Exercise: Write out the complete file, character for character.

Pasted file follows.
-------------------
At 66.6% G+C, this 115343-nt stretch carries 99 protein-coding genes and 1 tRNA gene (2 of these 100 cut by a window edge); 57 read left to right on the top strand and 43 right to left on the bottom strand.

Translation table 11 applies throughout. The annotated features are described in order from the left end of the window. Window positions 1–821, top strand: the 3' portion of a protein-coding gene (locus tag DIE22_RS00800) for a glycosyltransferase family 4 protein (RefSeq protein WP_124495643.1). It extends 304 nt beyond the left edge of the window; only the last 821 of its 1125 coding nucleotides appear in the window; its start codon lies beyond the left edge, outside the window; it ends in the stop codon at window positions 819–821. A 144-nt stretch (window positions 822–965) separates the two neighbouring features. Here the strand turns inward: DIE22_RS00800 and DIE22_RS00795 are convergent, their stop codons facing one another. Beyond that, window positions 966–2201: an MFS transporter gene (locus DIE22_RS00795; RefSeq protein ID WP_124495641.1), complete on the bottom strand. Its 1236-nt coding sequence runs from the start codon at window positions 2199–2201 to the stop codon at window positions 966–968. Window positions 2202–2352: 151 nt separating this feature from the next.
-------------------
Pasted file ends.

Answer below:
At 66.6% G+C, this 115343-nt stretch carries 99 protein-coding genes and 1 tRNA gene (2 of these 100 cut by a window edge); 57 read left to right on the top strand and 43 right to left on the bottom strand.

Translation table 11 applies throughout. The annotated features are described in order from the left end of the window. Window positions 1–821, top strand: the 3' portion of a protein-coding gene (locus tag DIE22_RS00800) for a glycosyltransferase family 4 protein (RefSeq protein WP_124495643.1). It extends 304 nt beyond the left edge of the window; only the last 821 of its 1125 coding nucleotides appear in the window; its start codon lies beyond the left edge, outside the window; it ends in the stop codon at window positions 819–821. A 144-nt stretch (window positions 822–965) separates the two neighbouring features. Here the strand turns inward: DIE22_RS00800 and DIE22_RS00795 are convergent, their stop codons facing one another. Beyond that, window positions 966–2201: an MFS transporter gene (locus DIE22_RS00795; RefSeq protein ID WP_124495641.1), complete on the bottom strand. Its 1236-nt coding sequence runs from the start codon at window positions 2199–2201 to the stop codon at window positions 966–968. Window positions 2202–2352: 151 nt separating this feature from the next.